If you use a proxy server, you can reduce the above significantly, even for a single host. There is only about 1-3MB per month received in replies from the scheduler. And the rest of the files have a high hit rate (over 50%) in a cache from any other active host. So, in rough terms, you could add 3 or 4 hosts through the same proxy and only double your bandwidth as compared to a single host. And after that, I would guess you could add about 10-20 more hosts before it would triple what a single host requires.

Your mileage will vary.
If having a DC project with BOINC is of interest to you, with volunteer or cloud computing resources, but have no time for the BOINC learning curve,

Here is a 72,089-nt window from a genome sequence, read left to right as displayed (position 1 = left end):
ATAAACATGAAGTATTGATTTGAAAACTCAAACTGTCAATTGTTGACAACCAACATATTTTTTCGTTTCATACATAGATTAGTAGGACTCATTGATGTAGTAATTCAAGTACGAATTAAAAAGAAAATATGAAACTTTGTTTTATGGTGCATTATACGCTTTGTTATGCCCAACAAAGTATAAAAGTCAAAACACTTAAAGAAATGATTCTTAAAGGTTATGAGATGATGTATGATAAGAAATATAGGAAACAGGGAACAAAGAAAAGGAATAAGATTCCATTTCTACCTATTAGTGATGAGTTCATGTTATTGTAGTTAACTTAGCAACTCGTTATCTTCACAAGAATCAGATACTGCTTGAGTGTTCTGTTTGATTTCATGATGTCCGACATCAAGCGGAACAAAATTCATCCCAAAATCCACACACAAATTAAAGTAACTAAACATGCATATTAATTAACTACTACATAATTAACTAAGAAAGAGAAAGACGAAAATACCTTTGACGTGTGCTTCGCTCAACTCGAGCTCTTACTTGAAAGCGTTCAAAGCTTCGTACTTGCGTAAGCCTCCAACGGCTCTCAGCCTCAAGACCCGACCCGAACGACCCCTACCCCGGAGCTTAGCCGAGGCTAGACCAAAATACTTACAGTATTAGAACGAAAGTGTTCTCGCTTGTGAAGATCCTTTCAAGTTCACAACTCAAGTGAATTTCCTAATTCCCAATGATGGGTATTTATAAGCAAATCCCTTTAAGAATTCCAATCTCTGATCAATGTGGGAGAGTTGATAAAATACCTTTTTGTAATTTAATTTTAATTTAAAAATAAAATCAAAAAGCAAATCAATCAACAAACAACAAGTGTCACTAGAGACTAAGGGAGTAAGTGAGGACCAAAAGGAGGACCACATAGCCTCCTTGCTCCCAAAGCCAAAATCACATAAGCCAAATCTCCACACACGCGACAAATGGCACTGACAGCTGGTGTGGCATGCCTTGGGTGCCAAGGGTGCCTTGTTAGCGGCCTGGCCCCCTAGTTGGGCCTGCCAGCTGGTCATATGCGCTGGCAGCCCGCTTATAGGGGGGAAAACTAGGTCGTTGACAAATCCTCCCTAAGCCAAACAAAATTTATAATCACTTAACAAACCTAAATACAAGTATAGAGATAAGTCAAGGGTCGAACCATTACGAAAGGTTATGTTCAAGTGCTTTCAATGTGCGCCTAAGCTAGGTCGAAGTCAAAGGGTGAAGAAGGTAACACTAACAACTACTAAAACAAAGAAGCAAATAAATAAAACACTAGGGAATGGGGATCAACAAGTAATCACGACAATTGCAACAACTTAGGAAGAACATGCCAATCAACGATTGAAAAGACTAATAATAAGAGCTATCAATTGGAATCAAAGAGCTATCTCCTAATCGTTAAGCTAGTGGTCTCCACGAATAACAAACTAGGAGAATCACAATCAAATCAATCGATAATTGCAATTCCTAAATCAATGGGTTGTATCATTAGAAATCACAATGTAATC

use a hosting service that understands BOINC projects: http://DeepSci.com
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Message 56124 - Posted: 30 Sep 2008, 19:09:48 UTC - in response to Message 56116.  


Let me show you my hosts and what my stats tell me (per month):

684483 min 70MB, max 340MB
684744 min 190MB, max 300MB
715317 min 151MB, max 490MB
836911 min 523MB, max 1049MB


Since you\'re using a proxy, would that reflect the bandwidth that Rosetta@home uses for the average user (who probably is not behind a proxy)?


Longer run time = less bandwidth.


How does increasing the time a work unit is allowed to run decrease bandwidth usage?
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Message 56127 - Posted: 30 Sep 2008, 19:48:16 UTC

I gather stats on files my clients are getting from the proxy as well as those that are not found on my proxy. So the figures I presented are my closest information about what a single stand-alone client requires.